Case 2

Case 2 was a 66-year-old female whose chief complaint was facial palsy (Bell’s palsy). The date of onset was June 1, 2020. She was also suffering from high blood pressure. Despite regularly receiving combined Korean medicine treatment including acupuncture, there was no improvement. She visited Daegu Korean Medicine Hospital of Daegu Haany University on July 28, 2020, and was treated with acupuncture. Despite receiving treatment, synkinesis and contracture occurred on October 13, 2020. So, she received FCMT, in addition to acupuncture treatment, which is suitable for these sequelae. Treatment progress and evaluation scores are shown in Table 2 and Figs. 2 and 3.

Methods of treatment

FCMT

After the patient was seated, FCMT was performed by a Korean medicine doctor who had practiced FCMT over 3 years according to the symptoms of sequelae from 1 to 3 times per week (between August 31, 2020 and February 06, 2021 for Case 1, and between October 13, 2020 and February 23, 2021 for Case 2).
In the case of synkinesis, because fast movements can cause mass movement, the patient had to move their facial muscles slowly to control unintended muscle movement. The practitioner resisted unnecessary muscle contraction and targeted the area where the synkinetic movement occurred as previously described [20], and shown in Fig. 4.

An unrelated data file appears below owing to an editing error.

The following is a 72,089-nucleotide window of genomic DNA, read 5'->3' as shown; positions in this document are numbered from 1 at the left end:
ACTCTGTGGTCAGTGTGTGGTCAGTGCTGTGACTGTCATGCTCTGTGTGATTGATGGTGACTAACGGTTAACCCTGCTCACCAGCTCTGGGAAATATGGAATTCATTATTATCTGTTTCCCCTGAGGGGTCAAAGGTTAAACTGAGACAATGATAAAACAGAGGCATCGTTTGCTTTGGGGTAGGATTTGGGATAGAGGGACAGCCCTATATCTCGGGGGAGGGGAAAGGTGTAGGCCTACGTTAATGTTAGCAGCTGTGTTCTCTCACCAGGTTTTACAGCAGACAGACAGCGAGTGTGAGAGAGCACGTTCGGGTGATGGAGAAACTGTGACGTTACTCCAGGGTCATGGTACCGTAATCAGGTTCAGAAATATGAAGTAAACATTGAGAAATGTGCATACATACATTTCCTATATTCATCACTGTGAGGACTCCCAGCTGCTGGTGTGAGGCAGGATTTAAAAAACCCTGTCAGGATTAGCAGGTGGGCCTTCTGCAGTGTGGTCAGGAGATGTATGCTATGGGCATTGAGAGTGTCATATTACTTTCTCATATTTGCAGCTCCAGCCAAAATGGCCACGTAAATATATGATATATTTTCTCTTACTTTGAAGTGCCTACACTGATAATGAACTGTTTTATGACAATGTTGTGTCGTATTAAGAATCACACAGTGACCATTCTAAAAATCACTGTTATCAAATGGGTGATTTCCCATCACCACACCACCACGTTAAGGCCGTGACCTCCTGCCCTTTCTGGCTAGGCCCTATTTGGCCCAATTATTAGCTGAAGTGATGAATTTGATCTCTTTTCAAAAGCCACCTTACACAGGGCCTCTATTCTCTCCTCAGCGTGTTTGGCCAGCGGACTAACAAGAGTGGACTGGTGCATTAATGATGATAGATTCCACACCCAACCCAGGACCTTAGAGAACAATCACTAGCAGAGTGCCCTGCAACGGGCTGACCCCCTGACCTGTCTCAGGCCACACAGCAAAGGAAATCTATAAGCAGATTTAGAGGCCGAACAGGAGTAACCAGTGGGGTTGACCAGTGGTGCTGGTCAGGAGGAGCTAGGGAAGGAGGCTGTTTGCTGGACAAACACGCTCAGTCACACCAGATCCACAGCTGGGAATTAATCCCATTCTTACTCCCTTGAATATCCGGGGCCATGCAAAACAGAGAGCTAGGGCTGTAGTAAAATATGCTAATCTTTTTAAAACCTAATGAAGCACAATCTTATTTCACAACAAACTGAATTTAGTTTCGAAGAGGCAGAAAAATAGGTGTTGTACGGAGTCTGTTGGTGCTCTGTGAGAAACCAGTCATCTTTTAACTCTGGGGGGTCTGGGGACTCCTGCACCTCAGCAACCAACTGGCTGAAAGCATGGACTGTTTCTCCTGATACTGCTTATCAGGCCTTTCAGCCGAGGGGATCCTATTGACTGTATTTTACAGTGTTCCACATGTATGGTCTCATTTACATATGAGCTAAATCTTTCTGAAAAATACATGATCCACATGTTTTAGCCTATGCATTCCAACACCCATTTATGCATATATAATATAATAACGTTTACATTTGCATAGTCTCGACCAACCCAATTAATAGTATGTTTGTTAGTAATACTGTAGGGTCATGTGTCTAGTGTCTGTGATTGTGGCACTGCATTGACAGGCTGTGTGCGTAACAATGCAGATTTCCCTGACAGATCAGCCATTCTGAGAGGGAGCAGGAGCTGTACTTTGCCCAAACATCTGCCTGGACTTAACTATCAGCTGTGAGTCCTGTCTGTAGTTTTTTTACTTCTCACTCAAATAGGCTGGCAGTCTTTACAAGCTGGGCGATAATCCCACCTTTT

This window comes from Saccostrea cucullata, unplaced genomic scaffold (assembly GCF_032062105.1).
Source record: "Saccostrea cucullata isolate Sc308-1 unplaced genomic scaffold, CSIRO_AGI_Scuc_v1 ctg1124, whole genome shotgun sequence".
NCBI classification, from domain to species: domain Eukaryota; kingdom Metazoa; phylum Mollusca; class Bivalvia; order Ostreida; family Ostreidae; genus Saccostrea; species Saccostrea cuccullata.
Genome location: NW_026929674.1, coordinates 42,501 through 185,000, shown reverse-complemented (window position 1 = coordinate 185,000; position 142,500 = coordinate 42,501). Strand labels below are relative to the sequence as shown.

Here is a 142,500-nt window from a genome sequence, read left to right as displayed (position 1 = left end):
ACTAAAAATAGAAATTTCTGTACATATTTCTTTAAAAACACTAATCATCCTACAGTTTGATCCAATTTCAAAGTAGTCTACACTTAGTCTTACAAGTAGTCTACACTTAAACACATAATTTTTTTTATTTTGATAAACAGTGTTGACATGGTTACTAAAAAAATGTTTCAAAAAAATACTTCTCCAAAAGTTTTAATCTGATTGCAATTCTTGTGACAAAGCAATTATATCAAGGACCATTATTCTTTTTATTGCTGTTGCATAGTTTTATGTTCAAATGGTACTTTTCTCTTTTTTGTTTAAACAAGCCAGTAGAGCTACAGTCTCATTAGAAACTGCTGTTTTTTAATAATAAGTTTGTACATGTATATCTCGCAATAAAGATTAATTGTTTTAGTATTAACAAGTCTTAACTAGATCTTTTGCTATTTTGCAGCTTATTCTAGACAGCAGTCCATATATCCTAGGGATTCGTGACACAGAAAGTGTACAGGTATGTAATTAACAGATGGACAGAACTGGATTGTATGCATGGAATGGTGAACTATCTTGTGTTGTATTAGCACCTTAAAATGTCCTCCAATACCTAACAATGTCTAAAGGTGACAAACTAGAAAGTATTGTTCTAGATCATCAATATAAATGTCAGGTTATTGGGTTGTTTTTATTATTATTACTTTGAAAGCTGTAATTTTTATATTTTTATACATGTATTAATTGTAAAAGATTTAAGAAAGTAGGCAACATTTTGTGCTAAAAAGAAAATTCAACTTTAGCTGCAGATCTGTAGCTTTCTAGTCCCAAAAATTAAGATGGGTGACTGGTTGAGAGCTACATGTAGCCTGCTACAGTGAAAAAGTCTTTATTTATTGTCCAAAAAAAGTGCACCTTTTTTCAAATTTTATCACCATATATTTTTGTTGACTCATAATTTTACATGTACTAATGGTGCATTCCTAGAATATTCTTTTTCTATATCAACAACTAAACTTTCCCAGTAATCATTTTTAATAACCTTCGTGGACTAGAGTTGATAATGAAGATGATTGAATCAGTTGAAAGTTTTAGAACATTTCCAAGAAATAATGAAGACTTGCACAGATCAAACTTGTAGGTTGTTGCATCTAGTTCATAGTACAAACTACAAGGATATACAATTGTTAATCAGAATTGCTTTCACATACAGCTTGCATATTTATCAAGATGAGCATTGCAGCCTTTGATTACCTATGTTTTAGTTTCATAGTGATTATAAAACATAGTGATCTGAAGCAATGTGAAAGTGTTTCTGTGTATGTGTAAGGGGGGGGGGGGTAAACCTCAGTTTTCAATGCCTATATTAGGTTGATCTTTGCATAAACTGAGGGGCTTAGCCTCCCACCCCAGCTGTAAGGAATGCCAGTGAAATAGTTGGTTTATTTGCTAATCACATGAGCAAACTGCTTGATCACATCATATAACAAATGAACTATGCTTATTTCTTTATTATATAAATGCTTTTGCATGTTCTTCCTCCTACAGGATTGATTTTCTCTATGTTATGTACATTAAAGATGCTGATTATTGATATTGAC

In the case of contracture, the practitioner applied the origininsertion extension technique and the resistance technique. First, to increase the length of the muscle, the practitioner pressed the facial muscle origin site with the finger or lower palm, then pulled it toward the insertion site, and held the origin area with the other side, in sync with the patient’s breath. Second, the practitioner resisted the direction of excessive contraction of the facial muscles by pinching while the patient rested as described previously [7], and shown in Fig. 5.
In the case of crocodile tears syndrome, the practitioner loosened the occipital fascia and corrected the subluxated upper cervical spine to allow the facial nerve to pass more freely through the styloid region as previously described [13], and shown in Fig. 6. The practitioner smoothly massaged the face along the branches of the facial nerve as described previously [14].

Acupuncture